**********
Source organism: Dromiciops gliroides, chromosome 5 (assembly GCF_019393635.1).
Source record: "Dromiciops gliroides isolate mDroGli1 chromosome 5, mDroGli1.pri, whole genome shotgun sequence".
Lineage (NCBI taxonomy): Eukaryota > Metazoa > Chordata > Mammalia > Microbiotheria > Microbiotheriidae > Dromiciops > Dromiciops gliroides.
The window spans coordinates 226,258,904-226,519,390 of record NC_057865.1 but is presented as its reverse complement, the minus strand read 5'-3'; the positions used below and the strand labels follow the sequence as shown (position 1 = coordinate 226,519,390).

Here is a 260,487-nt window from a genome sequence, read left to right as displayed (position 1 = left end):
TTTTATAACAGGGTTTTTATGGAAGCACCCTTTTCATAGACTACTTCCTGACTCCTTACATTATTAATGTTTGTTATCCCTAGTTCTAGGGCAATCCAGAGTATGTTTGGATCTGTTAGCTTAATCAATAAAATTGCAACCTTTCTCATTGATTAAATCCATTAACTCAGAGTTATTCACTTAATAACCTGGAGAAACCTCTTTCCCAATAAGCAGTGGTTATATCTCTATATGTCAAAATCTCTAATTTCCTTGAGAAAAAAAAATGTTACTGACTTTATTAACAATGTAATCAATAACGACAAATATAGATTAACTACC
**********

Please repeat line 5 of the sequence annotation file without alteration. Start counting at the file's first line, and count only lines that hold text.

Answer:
Here is a 260,487-nt window from a genome sequence, read left to right as displayed (position 1 = left end):